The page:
SEO Audit — What Marketers Need To Know

Search Engine Optimization (SEO) is a marketing technique almost as old as the internet. SEO has been declared dead multiple times. It’s not. You need to work at it. The best place to start is an SEO Audit.

What’s an SEO Audit?

An SEO Audit is a process that evaluates the performance of your website in search engines. There are 3 main parts of an SEO audit: Onsite, offsite, and technical.

The following are some of the criteria checked:

  • Single site domain.
  • Title tag and description.
  • Proper indexing.
  • Backlinks.
  • Page speed and performance.
  • Duplicate content.
  • Much more…

It’s a lot. Let’s go through this together.

What are your goals?

The first place to start is to determine what you want from SEO. Increasing traffic to your website is the most common goal. But not all traffic is created equal. Not all traffic does the same thing.

Do you want your website to generate more leads?

Are you looking to generate awareness?

Are you selling directly?

Do you want to increase your conversions?

SEO can help with all of your goals. You need to commit to SEO for it to work. Putting what you want in writing helps to make your intentions real.

What’s the effort to perform an SEO audit?

There are many different types of SEO audits. Neil Patel shows how to do a technical SEO audit in 1 hour. Ahrefs can show you how to perform a 16-step SEO audit. There are sites that will do a scan and return a result. They all work depending on what you want to accomplish.

SEO isn’t a one-off project. It is an ongoing effort. Different audits are good for different situations. A comprehensive SEO audit is where you need to start. Quicker audits are great to run monthly. They can catch things quickly. More in-depth audits work better each quarter.

To have the most success with SEO, you need someone focused on the effort. Your competitors aren’t going to stop trying to rank higher in Google. Being ranked in the top 5 of Google search results has a large positive impact on your business. It is competitive. The time you spend on SEO and audits should reflect its value.

How often should an SEO audit be done?

As we’ve touched on above, SEO is constant. There is no secret trick. There is no shortcut. It is constant work.

For audits, you should be doing small audits monthly. This audit can focus on things that may change more often. For example, page speed is something to monitor as you add features. Checking for broken links, titles, and descriptions are all things to keep track of.

In addition to a monthly audit, a more in-depth audit should be done quarterly. Search engines adjust how they index and ranking factors. Doing quarterly evaluations can help to keep current.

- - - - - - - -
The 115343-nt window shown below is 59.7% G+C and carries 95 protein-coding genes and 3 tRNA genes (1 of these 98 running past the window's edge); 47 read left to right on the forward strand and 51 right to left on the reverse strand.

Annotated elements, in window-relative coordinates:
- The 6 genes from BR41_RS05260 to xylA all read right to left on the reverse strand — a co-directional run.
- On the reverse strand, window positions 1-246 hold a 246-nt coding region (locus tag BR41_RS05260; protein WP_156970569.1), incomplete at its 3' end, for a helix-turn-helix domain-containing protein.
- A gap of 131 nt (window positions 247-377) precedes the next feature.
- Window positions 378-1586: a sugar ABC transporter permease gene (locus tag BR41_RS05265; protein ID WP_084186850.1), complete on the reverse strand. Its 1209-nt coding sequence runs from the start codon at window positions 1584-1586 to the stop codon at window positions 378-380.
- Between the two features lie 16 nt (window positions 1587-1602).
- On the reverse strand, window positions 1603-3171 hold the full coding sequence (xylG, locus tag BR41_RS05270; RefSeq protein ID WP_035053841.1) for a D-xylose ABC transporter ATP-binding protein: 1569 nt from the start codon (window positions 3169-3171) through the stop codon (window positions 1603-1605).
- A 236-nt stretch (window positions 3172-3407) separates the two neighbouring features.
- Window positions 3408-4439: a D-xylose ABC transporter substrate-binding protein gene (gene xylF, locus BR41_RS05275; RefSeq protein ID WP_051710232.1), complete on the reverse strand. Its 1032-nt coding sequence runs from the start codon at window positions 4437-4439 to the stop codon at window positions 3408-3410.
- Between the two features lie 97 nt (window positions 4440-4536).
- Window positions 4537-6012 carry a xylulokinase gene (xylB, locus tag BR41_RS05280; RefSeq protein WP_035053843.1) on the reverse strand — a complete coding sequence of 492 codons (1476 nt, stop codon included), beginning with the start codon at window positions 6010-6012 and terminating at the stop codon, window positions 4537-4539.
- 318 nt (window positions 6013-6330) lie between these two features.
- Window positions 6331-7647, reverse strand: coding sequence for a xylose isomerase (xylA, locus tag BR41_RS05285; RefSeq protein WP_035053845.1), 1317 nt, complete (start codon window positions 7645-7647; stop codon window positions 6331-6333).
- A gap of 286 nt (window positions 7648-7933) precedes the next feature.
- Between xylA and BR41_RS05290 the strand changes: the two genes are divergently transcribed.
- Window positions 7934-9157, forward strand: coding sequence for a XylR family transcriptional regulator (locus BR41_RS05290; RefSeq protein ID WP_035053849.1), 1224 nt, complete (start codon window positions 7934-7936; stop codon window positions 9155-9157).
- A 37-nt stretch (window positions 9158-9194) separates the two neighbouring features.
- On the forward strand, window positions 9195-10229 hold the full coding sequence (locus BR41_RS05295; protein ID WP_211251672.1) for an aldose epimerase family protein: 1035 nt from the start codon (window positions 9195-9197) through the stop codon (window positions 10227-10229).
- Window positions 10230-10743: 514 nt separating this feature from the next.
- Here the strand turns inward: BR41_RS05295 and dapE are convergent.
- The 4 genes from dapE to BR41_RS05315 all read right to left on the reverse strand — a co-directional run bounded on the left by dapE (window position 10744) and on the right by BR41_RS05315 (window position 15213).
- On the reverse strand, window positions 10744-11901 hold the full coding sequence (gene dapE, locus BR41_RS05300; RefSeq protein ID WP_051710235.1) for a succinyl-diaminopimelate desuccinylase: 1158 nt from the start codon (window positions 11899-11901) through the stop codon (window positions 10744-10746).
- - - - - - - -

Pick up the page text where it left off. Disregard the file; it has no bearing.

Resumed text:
Finally, a full audit should be done yearly. This is the most in-depth audit. Use it to create a plan for the upcoming year. You won’t be able to tackle everything. Focus on the things that can positively impact your goals first.

Should I do SEO myself?

Do you have the time and resources to successfully perform SEO? If so, then you absolutely should do SEO for yourself. There are plenty of resources to get started from great sources. Here are some resources for performing an SEO audit:

This post also provides a checklist of what we do as an initial audit that you can download or read below. These resources are not 100% comprehensive. As you perform your own SEO audit you will understand what you need to do specifically for your business. That’s why we always perform a full SEO audit before creating our playbook.

How to do your own SEO audit

Start with your goals. As we discussed above, understand what you want from your SEO. Your goals will help you focus your SEO audit on the things that are important to your business.

You are going to want to do a full audit. The audit should cover all 3 areas: Onsite SEO, offsite SEO, and technical SEO. Use the resources linked, use the checklist provided, and do some research. You should have a good starting point with the resources provided. While doing the audit, log what needs to be fixed. Put them into an order of importance. We like to use a simple grid: Low hanging fruit, long-term initiatives, not worth the effort, and big impacts.

I highly recommend using some tools to help yourself out. We use Ahrefs for our work. Moz or Semrush are both great options. Pick something you are comfortable with. They all have trials. You will be using these tools often.

Once complete, create a plan. Use the grid to begin your work. Some items like fixing website performance issues are going to require time from developers. You should be using some task planning tool. You may have one. If not, Saaslist has a good list of free kanban board tools you can use.